This is not a subtle point. It puts supply chain management into the key issues. SCM becomes a “player” in the organization. For example, if customer service is one of the issues, then how, why, and where does SCM fit into that? What are its role and responsibility? And what will it do as part of the company effort to improve customer service?

Or management may want to transition into new products or markets. These may demand a supply chain approach that is not currently used by the company. Identifying risks, mitigating them, and designing the new program can be an exciting challenge and opportunity.

Supply chain excellence requires structure. The foundation of the structure is the process, technology, and people. SCM is a process. The process is how and how well the organization, both internally and externally with suppliers and customers, operates. 

SCM flows across almost every part of the company. A smooth horizontal flow in a vertical organization is a challenge. Identifying gaps and redundancies in the process is needed.

Technology is very important in dealing with supply chain complexities with international sourcing and with the planning and execution of the supply chain on an ongoing basis. However, technology is a process enabler. It cannot fix a flawed process.

People involve more than talent and ability. People include the organization of these individuals. It involves how they are organized as to function or business unit or results-based. Also, there is the determination as to the approach of centralized, decentralized, or a blended version. Plus where people are located in the company, both geography and placement in the company should be part of the structure design.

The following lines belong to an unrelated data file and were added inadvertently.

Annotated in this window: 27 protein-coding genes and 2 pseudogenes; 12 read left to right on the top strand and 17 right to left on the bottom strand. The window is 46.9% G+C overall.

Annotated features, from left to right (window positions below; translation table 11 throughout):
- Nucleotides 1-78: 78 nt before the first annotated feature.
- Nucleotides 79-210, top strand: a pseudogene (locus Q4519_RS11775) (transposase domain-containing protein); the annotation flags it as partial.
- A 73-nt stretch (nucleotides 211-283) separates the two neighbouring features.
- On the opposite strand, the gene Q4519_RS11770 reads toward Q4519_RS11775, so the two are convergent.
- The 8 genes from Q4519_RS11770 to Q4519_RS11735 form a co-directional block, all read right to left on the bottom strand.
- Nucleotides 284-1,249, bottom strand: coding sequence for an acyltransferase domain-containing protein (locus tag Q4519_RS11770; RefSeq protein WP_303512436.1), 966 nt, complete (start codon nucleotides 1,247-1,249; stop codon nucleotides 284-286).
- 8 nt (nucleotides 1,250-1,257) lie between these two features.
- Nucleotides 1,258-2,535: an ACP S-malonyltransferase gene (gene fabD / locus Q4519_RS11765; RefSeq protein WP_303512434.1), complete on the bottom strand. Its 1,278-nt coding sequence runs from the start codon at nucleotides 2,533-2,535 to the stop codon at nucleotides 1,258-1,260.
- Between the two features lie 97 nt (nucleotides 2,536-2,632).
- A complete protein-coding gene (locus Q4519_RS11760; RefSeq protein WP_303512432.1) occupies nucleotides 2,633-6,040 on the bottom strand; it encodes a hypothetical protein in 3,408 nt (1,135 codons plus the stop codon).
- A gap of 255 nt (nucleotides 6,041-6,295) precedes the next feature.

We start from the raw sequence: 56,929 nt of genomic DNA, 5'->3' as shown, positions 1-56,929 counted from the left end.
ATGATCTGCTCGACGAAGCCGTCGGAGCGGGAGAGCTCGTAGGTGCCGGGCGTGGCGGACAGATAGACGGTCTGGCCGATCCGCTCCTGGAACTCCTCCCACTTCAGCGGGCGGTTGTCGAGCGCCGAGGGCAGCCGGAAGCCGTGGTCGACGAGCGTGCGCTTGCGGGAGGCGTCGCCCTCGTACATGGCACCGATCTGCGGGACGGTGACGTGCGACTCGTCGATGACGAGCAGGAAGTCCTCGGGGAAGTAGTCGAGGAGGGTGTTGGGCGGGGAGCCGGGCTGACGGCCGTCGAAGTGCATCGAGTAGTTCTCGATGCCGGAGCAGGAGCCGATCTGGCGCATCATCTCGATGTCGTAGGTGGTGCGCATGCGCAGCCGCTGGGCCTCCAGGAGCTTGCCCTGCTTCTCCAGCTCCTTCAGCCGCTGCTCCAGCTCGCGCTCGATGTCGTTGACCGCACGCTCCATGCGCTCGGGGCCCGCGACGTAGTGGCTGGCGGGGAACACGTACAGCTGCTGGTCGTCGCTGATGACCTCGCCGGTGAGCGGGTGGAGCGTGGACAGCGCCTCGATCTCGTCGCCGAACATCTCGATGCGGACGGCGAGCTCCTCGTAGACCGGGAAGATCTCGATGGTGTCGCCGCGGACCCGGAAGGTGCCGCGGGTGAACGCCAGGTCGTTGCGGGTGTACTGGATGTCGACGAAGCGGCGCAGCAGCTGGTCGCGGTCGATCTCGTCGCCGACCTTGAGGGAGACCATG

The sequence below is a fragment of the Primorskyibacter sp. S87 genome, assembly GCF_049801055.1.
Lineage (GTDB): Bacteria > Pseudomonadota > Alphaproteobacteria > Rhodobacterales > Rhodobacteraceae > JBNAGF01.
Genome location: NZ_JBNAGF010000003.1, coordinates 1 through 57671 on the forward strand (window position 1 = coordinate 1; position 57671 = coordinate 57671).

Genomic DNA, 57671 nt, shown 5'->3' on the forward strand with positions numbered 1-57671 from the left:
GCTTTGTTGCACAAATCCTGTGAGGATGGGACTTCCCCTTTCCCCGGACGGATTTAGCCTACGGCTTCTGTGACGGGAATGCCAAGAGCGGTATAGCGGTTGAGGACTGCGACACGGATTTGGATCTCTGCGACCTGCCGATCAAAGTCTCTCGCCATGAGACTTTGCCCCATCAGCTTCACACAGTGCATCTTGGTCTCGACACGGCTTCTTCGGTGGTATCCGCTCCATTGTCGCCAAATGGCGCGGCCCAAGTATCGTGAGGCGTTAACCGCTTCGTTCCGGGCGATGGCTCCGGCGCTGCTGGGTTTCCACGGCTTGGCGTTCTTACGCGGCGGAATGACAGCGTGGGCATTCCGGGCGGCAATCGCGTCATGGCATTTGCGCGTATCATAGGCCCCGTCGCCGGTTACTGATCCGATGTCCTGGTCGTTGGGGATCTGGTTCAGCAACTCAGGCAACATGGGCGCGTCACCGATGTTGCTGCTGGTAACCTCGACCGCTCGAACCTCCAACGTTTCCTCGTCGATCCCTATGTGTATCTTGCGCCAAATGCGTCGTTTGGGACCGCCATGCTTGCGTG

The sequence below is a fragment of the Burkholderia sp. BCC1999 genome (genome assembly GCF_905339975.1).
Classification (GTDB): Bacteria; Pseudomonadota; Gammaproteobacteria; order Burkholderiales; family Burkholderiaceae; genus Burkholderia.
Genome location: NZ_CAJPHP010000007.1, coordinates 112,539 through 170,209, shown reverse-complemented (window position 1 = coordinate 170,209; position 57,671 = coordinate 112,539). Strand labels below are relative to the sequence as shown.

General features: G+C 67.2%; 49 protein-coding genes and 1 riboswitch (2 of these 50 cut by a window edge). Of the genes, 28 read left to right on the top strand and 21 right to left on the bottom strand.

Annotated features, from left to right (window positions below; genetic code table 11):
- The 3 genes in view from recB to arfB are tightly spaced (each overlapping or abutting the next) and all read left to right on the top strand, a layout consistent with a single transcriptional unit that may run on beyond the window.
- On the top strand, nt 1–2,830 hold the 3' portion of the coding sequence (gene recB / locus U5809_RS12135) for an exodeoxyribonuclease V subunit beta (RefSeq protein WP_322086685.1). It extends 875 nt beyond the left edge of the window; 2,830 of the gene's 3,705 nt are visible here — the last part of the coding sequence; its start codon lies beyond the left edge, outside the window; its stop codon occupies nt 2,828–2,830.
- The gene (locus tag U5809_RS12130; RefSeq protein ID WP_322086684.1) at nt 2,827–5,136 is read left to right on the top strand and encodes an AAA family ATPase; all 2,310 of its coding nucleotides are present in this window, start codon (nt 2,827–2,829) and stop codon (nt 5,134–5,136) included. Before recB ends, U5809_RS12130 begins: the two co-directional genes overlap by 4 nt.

Step 3.

Take the initiative. The assessment many identify many needs, both for being a relevant part of the business effort and in developing excellence. Prioritizing is essential. Everything cannot be done and cannot be done at the same time. Resources must be determined and allocated wisely.

Collaboration must be an integral part of the journey. Alliances, both inside the company and with key trading partners, are important to ongoing and deliberate progress. These should evolve into an integrated process. They generate insights, provide additional resources, mitigate risks, reduce stress, and increase the pace of progress.

Resilience is needed. The planning and execution no matter how well it looks on paper will have problems. Aligning supply chain management into the company power structure and being a robust part of the shared identity is important.

Wherever the journey begins, however, the plan and map are done, the effort must be regularly monitored and measured. As one need is near to completion, work on another need should begin. Success reinforces the desire for continuing on the road to excellence. Periodically check to make sure that there is no backsliding from earlier results.

Patience is also needed; the journey will take time. Adapting to change may not be easy. It will also need to be evaluated from time to time as both external forces and internal changes may require.